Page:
FATHER JAMES LAVELLE (Brendan Gleeson) is in his confessional when he learns he's going to be killed. A man—unseen to us—sits in the shadows and speaks in a calm, strong voice hardened by years of anger. When he was a boy, the man says, a Catholic priest abused him; now the man wants revenge. Killing a guilty priest, the man says, isn't enough: He's going to kill an innocent one. In one week's time, he's going to kill Father Lavelle.
Father Lavelle listens. The man leaves. Calvary takes place over the following week.
In 2011, John Michael McDonagh wrote and directed The Guard, a clever buddy cop flick starring Gleeson and Don Cheadle. Only McDonagh's second feature, Calvary strikes into far darker territory. Father Lavelle's parish is small, surprisingly mean-spirited, and the sort of place where, for better or worse, everyone knows everyone—from the sneering town doctor (Aidan Gillen) to the blue-collar butcher (Chris O'Dowd) to a reclusive writer (M. Emmet Walsh). When Father Lavelle's daughter (Kelly Reilly) comes to town—her arms freshly bandaged from a suicide attempt—one senses her visit is the most exciting thing to happen to the villagers in years. But they don't know what Father Lavelle knows—and Father Lavelle's days are disappearing quickly.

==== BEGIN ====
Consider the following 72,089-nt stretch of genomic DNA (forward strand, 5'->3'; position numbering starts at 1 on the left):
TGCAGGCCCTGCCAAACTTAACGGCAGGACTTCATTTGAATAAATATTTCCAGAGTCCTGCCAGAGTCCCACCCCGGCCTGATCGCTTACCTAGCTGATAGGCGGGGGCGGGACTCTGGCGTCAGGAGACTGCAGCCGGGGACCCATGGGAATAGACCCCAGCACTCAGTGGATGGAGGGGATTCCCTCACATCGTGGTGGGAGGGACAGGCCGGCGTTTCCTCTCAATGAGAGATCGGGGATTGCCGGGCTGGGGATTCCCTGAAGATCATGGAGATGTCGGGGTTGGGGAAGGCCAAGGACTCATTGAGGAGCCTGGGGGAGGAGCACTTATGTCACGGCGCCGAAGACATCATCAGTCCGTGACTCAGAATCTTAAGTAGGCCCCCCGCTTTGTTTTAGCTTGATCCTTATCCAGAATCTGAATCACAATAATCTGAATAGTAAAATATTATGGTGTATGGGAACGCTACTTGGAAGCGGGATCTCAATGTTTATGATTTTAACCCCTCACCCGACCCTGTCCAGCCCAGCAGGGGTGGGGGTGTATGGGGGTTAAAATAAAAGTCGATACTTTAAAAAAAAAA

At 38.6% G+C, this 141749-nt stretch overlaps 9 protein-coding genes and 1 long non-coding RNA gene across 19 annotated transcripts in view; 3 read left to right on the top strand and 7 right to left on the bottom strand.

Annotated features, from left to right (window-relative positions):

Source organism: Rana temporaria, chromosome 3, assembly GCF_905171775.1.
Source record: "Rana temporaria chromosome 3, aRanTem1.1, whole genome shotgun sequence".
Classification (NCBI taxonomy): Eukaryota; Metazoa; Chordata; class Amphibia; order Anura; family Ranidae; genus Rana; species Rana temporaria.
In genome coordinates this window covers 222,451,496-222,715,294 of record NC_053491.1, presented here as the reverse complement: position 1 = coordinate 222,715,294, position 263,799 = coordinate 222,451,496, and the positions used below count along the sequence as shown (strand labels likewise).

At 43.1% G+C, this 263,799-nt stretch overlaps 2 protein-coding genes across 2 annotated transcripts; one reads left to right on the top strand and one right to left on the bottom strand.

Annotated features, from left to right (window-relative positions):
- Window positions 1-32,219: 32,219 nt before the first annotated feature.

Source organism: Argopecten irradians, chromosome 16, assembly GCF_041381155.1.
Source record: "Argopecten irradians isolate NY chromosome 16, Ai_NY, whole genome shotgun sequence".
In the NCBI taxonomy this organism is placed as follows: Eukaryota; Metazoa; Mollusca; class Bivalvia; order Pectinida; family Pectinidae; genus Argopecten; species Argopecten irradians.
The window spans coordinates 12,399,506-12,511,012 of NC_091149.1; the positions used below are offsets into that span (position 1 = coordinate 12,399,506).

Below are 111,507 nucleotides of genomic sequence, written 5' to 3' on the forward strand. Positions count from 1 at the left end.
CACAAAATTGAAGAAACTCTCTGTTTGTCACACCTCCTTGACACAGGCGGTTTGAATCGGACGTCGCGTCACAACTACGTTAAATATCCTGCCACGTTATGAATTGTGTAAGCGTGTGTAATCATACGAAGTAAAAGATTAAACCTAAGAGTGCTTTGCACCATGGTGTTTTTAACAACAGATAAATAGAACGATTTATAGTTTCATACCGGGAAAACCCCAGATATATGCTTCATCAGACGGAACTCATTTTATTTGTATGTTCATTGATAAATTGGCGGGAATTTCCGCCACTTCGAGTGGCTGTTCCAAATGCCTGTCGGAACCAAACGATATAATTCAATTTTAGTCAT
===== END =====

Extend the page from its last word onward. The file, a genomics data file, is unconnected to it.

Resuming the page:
Gleeson's phenomenal performance aside—between this and The Guard, it's tempting to want McDonagh and Gleeson to always work together—Calvary hits the hardest in the details. With occasional brutality and an increasingly claustrophobic sense of dread, the gorgeously shot Calvary pushes on, Father Lavelle's exchanges loaded with paranoid menace and corrosive humor. Violence, both physical and verbal, ratchets up; Father Lavelle, once good-natured and approachable, can only shoulder the weight of his looming death for so long before starting to see himself, his town, and his faith differently. Veering between ominous portent and the odd twists of village life, Calvary is neither an easy film to watch nor a cheerful one. It is, however, excellent.